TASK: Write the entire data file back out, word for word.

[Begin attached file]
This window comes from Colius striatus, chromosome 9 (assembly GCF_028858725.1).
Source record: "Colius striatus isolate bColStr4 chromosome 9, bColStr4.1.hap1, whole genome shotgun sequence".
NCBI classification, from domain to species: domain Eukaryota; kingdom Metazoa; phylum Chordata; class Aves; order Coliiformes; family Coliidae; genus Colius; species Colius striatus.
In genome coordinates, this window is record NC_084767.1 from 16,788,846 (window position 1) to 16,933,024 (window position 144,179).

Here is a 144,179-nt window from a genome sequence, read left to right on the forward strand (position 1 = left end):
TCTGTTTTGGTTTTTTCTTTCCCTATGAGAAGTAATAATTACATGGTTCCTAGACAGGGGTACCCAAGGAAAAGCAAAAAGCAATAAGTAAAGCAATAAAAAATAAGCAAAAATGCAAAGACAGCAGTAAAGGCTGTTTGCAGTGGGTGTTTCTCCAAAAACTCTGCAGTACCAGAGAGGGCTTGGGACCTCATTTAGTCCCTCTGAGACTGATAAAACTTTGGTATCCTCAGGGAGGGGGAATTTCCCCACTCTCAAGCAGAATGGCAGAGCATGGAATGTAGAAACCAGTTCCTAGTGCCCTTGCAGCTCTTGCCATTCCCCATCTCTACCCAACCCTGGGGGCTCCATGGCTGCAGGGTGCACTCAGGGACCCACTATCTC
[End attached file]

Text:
This window comes from Colius striatus, chromosome 9 (assembly GCF_028858725.1).
Source record: "Colius striatus isolate bColStr4 chromosome 9, bColStr4.1.hap1, whole genome shotgun sequence".
NCBI classification, from domain to species: domain Eukaryota; kingdom Metazoa; phylum Chordata; class Aves; order Coliiformes; family Coliidae; genus Colius; species Colius striatus.
In genome coordinates, this window is record NC_084767.1 from 16,788,846 (window position 1) to 16,933,024 (window position 144,179).

Here is a 144,179-nt window from a genome sequence, read left to right on the forward strand (position 1 = left end):
TCTGTTTTGGTTTTTTCTTTCCCTATGAGAAGTAATAATTACATGGTTCCTAGACAGGGGTACCCAAGGAAAAGCAAAAAGCAATAAGTAAAGCAATAAAAAATAAGCAAAAATGCAAAGACAGCAGTAAAGGCTGTTTGCAGTGGGTGTTTCTCCAAAAACTCTGCAGTACCAGAGAGGGCTTGGGACCTCATTTAGTCCCTCTGAGACTGATAAAACTTTGGTATCCTCAGGGAGGGGGAATTTCCCCACTCTCAAGCAGAATGGCAGAGCATGGAATGTAGAAACCAGTTCCTAGTGCCCTTGCAGCTCTTGCCATTCCCCATCTCTACCCAACCCTGGGGGCTCCATGGCTGCAGGGTGCACTCAGGGACCCACTATCTC